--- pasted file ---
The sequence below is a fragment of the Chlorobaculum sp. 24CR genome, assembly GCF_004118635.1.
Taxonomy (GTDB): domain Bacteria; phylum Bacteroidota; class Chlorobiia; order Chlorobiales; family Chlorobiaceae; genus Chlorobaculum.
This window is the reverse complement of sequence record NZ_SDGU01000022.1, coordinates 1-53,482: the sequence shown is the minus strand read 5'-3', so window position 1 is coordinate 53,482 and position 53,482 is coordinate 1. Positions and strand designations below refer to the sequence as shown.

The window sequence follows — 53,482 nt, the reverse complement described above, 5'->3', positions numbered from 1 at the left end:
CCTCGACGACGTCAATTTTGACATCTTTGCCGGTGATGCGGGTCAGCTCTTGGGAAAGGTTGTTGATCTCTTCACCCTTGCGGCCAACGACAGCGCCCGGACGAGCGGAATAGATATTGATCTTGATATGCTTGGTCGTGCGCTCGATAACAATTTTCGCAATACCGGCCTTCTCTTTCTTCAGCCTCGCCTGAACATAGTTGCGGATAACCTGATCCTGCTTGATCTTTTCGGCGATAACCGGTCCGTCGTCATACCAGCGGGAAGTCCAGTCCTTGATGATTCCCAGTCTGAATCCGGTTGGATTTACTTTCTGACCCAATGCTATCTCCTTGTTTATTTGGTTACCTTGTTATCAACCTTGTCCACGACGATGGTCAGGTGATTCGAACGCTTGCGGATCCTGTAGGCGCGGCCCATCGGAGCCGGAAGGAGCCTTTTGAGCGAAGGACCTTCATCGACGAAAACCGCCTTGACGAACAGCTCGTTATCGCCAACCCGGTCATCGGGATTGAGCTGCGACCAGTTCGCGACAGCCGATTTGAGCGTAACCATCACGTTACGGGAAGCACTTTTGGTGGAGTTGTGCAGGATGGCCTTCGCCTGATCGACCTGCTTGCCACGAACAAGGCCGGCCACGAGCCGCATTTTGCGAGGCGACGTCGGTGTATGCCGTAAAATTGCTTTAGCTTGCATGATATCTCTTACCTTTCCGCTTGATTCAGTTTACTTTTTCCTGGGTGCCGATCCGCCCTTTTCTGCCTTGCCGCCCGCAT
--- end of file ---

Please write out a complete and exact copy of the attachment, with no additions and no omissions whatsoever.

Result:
The sequence below is a fragment of the Chlorobaculum sp. 24CR genome, assembly GCF_004118635.1.
Taxonomy (GTDB): domain Bacteria; phylum Bacteroidota; class Chlorobiia; order Chlorobiales; family Chlorobiaceae; genus Chlorobaculum.
This window is the reverse complement of sequence record NZ_SDGU01000022.1, coordinates 1-53,482: the sequence shown is the minus strand read 5'-3', so window position 1 is coordinate 53,482 and position 53,482 is coordinate 1. Positions and strand designations below refer to the sequence as shown.

The window sequence follows — 53,482 nt, the reverse complement described above, 5'->3', positions numbered from 1 at the left end:
CCTCGACGACGTCAATTTTGACATCTTTGCCGGTGATGCGGGTCAGCTCTTGGGAAAGGTTGTTGATCTCTTCACCCTTGCGGCCAACGACAGCGCCCGGACGAGCGGAATAGATATTGATCTTGATATGCTTGGTCGTGCGCTCGATAACAATTTTCGCAATACCGGCCTTCTCTTTCTTCAGCCTCGCCTGAACATAGTTGCGGATAACCTGATCCTGCTTGATCTTTTCGGCGATAACCGGTCCGTCGTCATACCAGCGGGAAGTCCAGTCCTTGATGATTCCCAGTCTGAATCCGGTTGGATTTACTTTCTGACCCAATGCTATCTCCTTGTTTATTTGGTTACCTTGTTATCAACCTTGTCCACGACGATGGTCAGGTGATTCGAACGCTTGCGGATCCTGTAGGCGCGGCCCATCGGAGCCGGAAGGAGCCTTTTGAGCGAAGGACCTTCATCGACGAAAACCGCCTTGACGAACAGCTCGTTATCGCCAACCCGGTCATCGGGATTGAGCTGCGACCAGTTCGCGACAGCCGATTTGAGCGTAACCATCACGTTACGGGAAGCACTTTTGGTGGAGTTGTGCAGGATGGCCTTCGCCTGATCGACCTGCTTGCCACGAACAAGGCCGGCCACGAGCCGCATTTTGCGAGGCGACGTCGGTGTATGCCGTAAAATTGCTTTAGCTTGCATGATATCTCTTACCTTTCCGCTTGATTCAGTTTACTTTTTCCTGGGTGCCGATCCGCCCTTTTCTGCCTTGCCGCCCGCAT